We were ‘opened up’ by cinema in those times as a previous generation had ben by Marxist activism, and a later one by drugs. If the Seventh Seal had meaning, then 2001 had, wow, total meaning, and the films of 1968, In The Heat Of The Night, Bonnie and Clyde, The Graduate, Guess Who’s Coming To Dinner, 2001, and the dreary, Oscar winning Oliver! seemed a tumult of possibility, a gateway to a new world.

And, in Australia, it was.

Bazza McKenzie, Libido, The Cars That Ate Paris, Sunday Too Far Away, Caddie, Newsfront, Don’s Party, Alvin Purple – I had credits on only three of those films – opened us up and internationalised us as never before, Newsfront was made for four hundred thousand dollars, and the great breakthrough war film Breaker Morant, dizzyingly, for eight hundred thousand dollars, and in each if the above a PROFIT achieved by the film adoring students of the Russian classics who were, then, the entire film industry.

Then 10BA occurred, and the lawyers and accountants got in. The Treasurer, John Howard, decreed that you could write off 150 per cent of your profits and 50 per cent of your losses, but each film must be done by June 30, which meant all films were begun, at the latest, the previous October, and everyone was bidding for the same ten cinematographers whose prices quadrupled. Soon four and five million were being spent by tax-avoiding dentists on a two-page script, and shysters demanding actors improvise, or fight to the death a savage koala, and from this absurd inflation of cost, dumbing down of standards, and the unique and typical two-faced creation of John Howard, we’ve never truly recovered.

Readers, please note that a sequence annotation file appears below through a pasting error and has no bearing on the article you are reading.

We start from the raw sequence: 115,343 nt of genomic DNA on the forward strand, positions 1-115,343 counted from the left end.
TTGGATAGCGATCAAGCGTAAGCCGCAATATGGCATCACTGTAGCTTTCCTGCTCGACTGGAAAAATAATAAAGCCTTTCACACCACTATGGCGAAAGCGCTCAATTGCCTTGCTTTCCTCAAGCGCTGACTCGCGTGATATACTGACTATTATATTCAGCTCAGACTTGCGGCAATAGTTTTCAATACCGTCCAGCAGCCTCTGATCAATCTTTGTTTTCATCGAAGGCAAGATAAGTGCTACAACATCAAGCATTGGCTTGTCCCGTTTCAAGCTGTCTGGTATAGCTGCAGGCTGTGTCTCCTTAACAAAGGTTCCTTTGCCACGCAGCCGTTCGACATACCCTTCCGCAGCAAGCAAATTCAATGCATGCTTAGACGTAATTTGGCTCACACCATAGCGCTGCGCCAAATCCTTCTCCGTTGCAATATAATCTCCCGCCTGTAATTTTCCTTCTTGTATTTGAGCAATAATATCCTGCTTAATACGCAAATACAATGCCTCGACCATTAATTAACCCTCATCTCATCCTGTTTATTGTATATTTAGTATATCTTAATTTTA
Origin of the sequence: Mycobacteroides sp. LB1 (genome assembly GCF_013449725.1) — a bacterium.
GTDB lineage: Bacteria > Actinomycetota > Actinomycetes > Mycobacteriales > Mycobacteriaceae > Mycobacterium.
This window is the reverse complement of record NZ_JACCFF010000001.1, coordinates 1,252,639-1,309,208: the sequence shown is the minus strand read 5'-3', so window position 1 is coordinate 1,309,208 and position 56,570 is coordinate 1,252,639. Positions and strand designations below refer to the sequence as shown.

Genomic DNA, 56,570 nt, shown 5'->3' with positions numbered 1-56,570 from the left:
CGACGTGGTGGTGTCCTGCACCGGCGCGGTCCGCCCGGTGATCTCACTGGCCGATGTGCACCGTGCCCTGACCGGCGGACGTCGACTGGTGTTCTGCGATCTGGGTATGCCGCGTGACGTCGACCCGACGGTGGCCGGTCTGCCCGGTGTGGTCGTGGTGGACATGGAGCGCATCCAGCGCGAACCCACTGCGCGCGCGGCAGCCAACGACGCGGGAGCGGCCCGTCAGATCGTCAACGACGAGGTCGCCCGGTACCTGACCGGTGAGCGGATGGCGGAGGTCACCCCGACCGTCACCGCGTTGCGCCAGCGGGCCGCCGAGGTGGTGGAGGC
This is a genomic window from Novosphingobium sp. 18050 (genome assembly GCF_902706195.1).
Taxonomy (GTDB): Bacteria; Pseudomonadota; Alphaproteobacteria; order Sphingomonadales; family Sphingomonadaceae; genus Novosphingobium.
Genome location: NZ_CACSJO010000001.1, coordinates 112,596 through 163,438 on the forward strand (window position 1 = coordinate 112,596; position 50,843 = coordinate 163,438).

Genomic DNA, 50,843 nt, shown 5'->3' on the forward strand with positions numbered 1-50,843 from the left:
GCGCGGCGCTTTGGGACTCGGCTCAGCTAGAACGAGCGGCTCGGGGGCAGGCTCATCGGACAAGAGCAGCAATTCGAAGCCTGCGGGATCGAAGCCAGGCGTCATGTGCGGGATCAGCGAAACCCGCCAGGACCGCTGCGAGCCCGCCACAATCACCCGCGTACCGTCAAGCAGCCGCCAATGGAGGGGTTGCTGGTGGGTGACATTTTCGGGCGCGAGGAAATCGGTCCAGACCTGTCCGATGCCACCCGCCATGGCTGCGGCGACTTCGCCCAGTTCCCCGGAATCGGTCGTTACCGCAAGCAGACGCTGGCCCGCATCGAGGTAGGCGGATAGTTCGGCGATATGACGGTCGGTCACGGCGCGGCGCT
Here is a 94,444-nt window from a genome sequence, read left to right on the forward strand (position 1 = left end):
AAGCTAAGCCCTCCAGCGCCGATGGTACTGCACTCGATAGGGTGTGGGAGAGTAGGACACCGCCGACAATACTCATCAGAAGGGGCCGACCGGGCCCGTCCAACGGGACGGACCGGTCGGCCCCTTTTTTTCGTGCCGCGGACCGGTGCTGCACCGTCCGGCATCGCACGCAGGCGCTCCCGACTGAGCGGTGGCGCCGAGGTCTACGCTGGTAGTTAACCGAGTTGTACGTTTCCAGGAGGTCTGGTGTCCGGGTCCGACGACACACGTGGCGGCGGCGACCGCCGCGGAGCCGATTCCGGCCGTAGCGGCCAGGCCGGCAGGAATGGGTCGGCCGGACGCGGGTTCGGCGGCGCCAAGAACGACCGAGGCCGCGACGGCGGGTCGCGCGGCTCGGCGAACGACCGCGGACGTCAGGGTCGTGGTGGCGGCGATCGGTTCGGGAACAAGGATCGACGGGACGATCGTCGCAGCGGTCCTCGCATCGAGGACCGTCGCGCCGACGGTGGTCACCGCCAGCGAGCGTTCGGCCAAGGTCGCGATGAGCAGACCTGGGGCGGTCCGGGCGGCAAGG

State film funding bodies sprang up, and, under Keating, a film bank, run by Kim Williams, called the Australian Film Finance Corporation. But never fully addressed the big budgets – Oscar and Lucinda with Cate Blanchett and Ralph Fiennes, cost eighteen million and lost the lot – and the rapid migration overseas of our better directors, actors, editors, designers and cinematographers, to work on sometimes demeaning projects in Hollywood. Simon Wincer made The Lighthorsemen here, and Free Willy there, Fred Schepisi made Jimmy Blacksmith here, and Mr Baseball there, and IQ, a wacky romantic comedy about Albert Einstein administrating the difficulties of two young lovers. I proposed at one time what I called a Judas Clause for all Australian directors who trained here and did well overseas, that they send one half of their income over a million dollars each year, home to Australia, which made them, and got nothing back from them.